Katrín Sigurðardóttir

Katrín Sigurðardóttir speaks about her show at the Reykjavik Art Museum

Katrín Sigurðardóttir, Foundation (detail), 2013, wood and concrete, dimensions variable. Installation view.

Katrín Sigurðardóttir’s site-specific installations often address collective memory and architecture. For the Icelandic Pavilion at the Fifty-Fifth Venice Biennale, Sigurðardóttir debuted Foundation, 2013, a raised, decorative floor inserted into the former laundry of an eighteenth-century palazzo. The work is currently on view in her solo exhibition at the Reykjavik Art Museum until April 13, 2014, and will travel to New York’s SculptureCenter. She discusses the piece below.

BY CONVENTIONAL LOGIC, you could say that floors don’t move. We think of the ground underneath our feet as the parameter of movement rather than a moving entity in itself. When we travel, it is the fact that there is a different territory under our feet that bears evidence of our journey. Foundation takes this truth and turns it upside down. People still move to see the work, but it represents a static place that does the impossible: It moves from one place to the next.

The work is comprised of pieces that are designed to exist in modules that come apart and reassemble seamlessly. It is a megapuzzle of close to nine thousand handmade tiles preserved in about 150 sections. When I was preparing this work, I researched decorative floors, focusing mostly on the eighteenth century. I looked at every floor plan I could get my hands on and composed the outline based on pavilions and other types of nonresidential structures in central Europe. Once I had the footprint of the piece, it became a mathematical task to figure out a pattern that works within the shape––it’s not a given. It was a sort of geometrical footnote to the process. Neither the outline nor the pattern is based on a specific place. I found the pattern that is most akin to what I came up with on a small, heavily retouched photograph of the interior of a building that had been destroyed. So you could say that the floor no longer exists; the building no longer exists; even the empire where the building was situated is gone. The floor derives itself completely from a constantly floating referent.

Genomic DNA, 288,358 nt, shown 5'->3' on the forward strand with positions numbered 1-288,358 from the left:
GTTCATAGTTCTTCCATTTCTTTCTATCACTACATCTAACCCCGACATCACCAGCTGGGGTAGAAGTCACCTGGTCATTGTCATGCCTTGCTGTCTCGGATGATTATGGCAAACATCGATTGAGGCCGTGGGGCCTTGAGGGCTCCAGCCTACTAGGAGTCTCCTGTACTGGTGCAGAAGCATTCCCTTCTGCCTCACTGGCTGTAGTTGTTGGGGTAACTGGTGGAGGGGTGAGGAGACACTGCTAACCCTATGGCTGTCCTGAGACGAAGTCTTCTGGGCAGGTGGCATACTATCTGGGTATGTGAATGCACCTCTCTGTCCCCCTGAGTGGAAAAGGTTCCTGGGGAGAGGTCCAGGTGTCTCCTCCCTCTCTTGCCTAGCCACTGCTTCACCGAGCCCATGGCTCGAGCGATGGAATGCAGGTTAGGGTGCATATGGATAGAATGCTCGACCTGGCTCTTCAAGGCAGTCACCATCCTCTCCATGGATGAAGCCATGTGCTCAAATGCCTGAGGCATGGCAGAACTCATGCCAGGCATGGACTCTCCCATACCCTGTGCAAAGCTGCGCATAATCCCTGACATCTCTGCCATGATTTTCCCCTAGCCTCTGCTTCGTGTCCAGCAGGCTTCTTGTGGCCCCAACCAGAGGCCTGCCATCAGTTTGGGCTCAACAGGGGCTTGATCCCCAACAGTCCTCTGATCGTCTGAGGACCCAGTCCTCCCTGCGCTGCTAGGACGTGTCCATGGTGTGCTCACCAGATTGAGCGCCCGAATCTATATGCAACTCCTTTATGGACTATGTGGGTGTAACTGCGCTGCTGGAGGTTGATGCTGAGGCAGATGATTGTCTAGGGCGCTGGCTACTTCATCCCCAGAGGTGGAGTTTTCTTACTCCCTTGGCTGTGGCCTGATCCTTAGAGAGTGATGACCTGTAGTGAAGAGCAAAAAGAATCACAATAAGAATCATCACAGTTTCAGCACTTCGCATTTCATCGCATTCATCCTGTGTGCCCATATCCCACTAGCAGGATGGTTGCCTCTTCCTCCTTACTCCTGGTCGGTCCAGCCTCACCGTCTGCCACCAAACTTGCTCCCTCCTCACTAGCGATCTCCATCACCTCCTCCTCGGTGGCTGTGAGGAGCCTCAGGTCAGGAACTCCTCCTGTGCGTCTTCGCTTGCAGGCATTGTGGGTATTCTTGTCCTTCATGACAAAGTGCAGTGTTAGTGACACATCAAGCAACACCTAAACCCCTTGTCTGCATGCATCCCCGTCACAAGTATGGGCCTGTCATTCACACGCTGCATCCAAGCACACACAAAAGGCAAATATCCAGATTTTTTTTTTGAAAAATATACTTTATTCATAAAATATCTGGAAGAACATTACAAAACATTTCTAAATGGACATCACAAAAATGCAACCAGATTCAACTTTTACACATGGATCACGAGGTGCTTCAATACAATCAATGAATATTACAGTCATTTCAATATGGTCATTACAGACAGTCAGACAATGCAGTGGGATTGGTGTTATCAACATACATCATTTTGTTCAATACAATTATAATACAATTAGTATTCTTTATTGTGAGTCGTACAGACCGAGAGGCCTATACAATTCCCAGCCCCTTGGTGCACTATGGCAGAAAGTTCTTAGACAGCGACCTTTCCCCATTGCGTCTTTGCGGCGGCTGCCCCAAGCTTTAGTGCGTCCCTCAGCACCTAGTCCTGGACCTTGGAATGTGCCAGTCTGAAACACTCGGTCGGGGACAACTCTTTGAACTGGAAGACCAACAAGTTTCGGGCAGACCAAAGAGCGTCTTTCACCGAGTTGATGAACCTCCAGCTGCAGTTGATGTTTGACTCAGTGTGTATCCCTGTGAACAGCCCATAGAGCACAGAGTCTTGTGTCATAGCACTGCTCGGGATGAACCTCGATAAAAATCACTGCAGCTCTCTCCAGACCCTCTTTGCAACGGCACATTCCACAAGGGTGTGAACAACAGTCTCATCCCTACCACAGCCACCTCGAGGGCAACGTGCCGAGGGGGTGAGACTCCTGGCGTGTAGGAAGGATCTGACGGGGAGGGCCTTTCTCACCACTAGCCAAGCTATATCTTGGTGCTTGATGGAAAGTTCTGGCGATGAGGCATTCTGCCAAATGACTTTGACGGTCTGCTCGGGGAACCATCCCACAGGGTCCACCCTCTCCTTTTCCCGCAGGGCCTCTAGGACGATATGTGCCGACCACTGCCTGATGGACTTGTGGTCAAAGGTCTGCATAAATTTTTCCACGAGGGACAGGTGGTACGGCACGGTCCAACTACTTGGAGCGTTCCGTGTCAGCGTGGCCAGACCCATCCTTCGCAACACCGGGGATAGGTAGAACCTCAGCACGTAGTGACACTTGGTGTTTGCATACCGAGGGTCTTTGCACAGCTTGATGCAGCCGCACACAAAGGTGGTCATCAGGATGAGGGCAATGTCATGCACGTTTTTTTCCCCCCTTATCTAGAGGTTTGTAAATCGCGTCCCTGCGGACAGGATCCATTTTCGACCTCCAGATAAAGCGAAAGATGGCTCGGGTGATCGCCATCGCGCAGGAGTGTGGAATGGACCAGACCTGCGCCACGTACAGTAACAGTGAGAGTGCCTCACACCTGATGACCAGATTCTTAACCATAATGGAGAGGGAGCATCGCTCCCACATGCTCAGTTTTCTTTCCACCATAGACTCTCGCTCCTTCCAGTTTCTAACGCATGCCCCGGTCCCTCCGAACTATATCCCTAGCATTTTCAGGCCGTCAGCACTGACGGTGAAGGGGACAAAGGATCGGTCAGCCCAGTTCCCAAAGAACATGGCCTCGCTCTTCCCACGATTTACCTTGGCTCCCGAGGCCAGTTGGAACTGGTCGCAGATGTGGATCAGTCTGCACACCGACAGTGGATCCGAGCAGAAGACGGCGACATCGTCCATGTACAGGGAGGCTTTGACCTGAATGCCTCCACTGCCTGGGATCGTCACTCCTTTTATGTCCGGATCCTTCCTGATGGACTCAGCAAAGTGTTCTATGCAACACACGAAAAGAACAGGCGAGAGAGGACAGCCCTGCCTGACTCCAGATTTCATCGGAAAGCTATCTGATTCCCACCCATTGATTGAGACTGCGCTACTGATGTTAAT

Working with a horizontal surface makes the implication of a moving locus even more dramatic because it is the floor that the viewer walks on; it is the very parameter that we use as evidence of our movement. As the work travels, I wanted the imprint of its past to be visible—not only its fictional eighteenth-century origins but also its recent history, the way it develops as it moves from place to place. In Reykjavik the work is positioned both indoors and outdoors, similar to Venice. However, the difference is that now the outline of the laundry of the Palazzo Zenobio in Venice—where it was first located—is apparent on the surface and starts drawing out a new pattern, in stark contrast with the original rococo-inspired design. Because I had already decided the piece would travel, I wanted to work with its peripatetic nature. The floor is inserted in three different buildings, and I didn’t want to camouflage or ignore that.

What does it mean when a place moves? Can we imagine, while sitting in this room, that the room is now in a different country? No, we are in Paris, and Paris is in France. Or we are in New York, or we are in Reykjavik. Everywhere, we are bound to the laws of time and space. How can we break out of this truth?